The children of the wealthy are frequently sent to France or England for education, but the great mass of the people are very illiterate. Of late years, however, great improvements have been made in education by means of schools established by Greeks, Catholics, and especially by Protestant missionaries. - The central part of Syria is designated in the Hebrew Scriptures as Aram Dammesek, or the Aram of which Damascus was the capital. The empire of the kings of Damascus gradually extended eastward over a part of the plain of Mesopotamia and westward to the mouth of the Orontes. It was finally overthrown by the Assyrians under Tiglath-pileser, about 740 B. C. From the head waters of the Orontes southward, all of Palestine W. of the Jordan, and probably Gilead and the Hauran E. of it, were peopled by the Canaanites. The Phoenicians settled mainly along the coast of the Mediterranean, and became the earliest commercial nation of the world. Sidon, their first metropolis, is said by tradition to have been founded by Sidon, the oldest son of Ham; and colonies from it went forth to Tyre and Arvad (Aradus), and thence to all portions of the Mediterranean and beyond.

Phoenicia attained its greatest power about 1050 B. C, and it enjoyed uninterrupted prosperity for full 300 years, but was at last conquered by the Assyrians, and subsequently by the Babylonians and Persians. The southern parts of western and portions of eastern Palestine were inhabited by a tall race, the Anakim and Rephaim, traces of whose cities yet remain in the Hauran. The S. W. coast was occupied by the Philistines, and the region adjoining the Dead sea to the east by the Semitic Ammonites and Moabites. (See Palestine.) The equally Semitic Israelites emigrated from Egypt to Palestine about 1500, or according to some authorities about 1300 B. C, and thenceforward for about 1,500 years exerted a powerful influence in its history. (See Hebrews.) The theocracy under which they existed for several centuries was terminated by the election of Saul as king early in the 11th century B. C, and the kingdom was divided (about 975) in the reign of Rehoboam, the grandson of his successor David. The ten tribes, or Israel as they were distinctively termed, were conquered and carried into captivity by the Assyrians in 721, and their 'place was supplied by colonists from Babylonia, Hamath, and elsewhere, who became the Samaritans of a subsequent era, and a few families of whom still exist on their ancient site.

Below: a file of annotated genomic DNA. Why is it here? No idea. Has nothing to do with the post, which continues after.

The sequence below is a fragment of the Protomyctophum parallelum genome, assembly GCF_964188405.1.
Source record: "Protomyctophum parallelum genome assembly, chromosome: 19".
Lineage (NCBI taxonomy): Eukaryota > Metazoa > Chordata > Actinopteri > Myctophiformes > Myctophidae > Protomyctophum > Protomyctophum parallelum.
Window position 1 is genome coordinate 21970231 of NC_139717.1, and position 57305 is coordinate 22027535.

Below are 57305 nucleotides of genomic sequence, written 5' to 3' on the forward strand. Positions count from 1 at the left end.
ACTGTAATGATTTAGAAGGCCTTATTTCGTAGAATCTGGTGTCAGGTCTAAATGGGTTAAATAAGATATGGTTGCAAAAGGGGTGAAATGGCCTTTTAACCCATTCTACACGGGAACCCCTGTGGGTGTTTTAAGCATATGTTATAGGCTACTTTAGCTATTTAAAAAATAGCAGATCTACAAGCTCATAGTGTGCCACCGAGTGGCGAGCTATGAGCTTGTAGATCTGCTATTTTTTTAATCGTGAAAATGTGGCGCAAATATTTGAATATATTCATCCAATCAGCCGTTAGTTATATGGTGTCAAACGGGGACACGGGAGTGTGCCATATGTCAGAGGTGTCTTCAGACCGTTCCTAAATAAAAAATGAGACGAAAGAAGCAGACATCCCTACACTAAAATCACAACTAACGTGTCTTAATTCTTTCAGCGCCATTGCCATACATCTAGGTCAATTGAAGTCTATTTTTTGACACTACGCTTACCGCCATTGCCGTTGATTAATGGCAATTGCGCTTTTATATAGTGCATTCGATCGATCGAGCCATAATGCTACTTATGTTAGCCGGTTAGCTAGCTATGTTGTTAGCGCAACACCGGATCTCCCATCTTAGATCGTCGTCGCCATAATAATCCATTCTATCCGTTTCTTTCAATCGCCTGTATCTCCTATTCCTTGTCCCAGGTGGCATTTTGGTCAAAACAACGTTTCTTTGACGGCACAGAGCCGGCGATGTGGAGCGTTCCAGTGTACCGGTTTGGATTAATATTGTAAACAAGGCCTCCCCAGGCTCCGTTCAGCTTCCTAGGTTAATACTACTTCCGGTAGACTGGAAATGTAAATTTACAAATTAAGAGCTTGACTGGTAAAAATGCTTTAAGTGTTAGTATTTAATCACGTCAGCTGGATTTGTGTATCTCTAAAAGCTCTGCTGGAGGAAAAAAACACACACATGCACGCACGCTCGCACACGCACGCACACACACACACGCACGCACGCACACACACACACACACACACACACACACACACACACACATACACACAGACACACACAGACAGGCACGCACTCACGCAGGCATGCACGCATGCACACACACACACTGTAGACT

The kingdom of Judah fell before Nebuchadnezzar 133 years later, but after a 70 years' captivity the people were restored to their own land, and the second temple was built. Syria from this period, until Grecian power became paramount there, was governed by a Persian satrap resident at Damascus. The battle of Issus, in 333, led to the subjection of Syria proper, Phoenicia, and Palestine to Alexander the Great. On his death, and after a long struggle of succession on the partition of his empire, the Ptolemies in Egypt received Palestine and Coele-Syria, and Se-leucus Nicator northern Syria. He founded Antioch, near the mouth of the Orontes, and made it his capital; and for several centuries it was the greatest of oriental cities. The kingdom of Syria continued flourishing under the Seleucidse till the beginning of the 2d century B. C. Antiochus the Great wrested Palestine and Coele-Syria from Egypt. The brought to punishment, but not until more than 15,000 men had been killed, and tens of thousands of people were homeless and destitute, and compelled to take refuge in the cities of the coast.